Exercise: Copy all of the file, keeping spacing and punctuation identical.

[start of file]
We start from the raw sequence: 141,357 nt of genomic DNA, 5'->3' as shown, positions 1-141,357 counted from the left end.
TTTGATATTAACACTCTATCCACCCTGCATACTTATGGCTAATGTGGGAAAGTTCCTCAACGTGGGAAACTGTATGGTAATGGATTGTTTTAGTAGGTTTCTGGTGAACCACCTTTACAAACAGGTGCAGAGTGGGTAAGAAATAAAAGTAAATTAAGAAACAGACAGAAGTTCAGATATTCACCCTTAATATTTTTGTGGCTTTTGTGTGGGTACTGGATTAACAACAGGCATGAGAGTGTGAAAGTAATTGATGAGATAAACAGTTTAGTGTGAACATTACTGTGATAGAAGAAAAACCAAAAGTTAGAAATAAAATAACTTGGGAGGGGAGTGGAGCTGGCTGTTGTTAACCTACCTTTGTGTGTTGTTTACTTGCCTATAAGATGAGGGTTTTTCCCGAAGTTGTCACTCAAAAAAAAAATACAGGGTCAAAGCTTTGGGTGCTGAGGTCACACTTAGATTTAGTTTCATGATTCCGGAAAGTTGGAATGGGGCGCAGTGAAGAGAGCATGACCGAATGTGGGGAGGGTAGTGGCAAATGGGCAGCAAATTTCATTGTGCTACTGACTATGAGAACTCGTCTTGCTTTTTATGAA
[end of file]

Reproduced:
We start from the raw sequence: 141,357 nt of genomic DNA, 5'->3' as shown, positions 1-141,357 counted from the left end.
TTTGATATTAACACTCTATCCACCCTGCATACTTATGGCTAATGTGGGAAAGTTCCTCAACGTGGGAAACTGTATGGTAATGGATTGTTTTAGTAGGTTTCTGGTGAACCACCTTTACAAACAGGTGCAGAGTGGGTAAGAAATAAAAGTAAATTAAGAAACAGACAGAAGTTCAGATATTCACCCTTAATATTTTTGTGGCTTTTGTGTGGGTACTGGATTAACAACAGGCATGAGAGTGTGAAAGTAATTGATGAGATAAACAGTTTAGTGTGAACATTACTGTGATAGAAGAAAAACCAAAAGTTAGAAATAAAATAACTTGGGAGGGGAGTGGAGCTGGCTGTTGTTAACCTACCTTTGTGTGTTGTTTACTTGCCTATAAGATGAGGGTTTTTCCCGAAGTTGTCACTCAAAAAAAAAATACAGGGTCAAAGCTTTGGGTGCTGAGGTCACACTTAGATTTAGTTTCATGATTCCGGAAAGTTGGAATGGGGCGCAGTGAAGAGAGCATGACCGAATGTGGGGAGGGTAGTGGCAAATGGGCAGCAAATTTCATTGTGCTACTGACTATGAGAACTCGTCTTGCTTTTTATGAA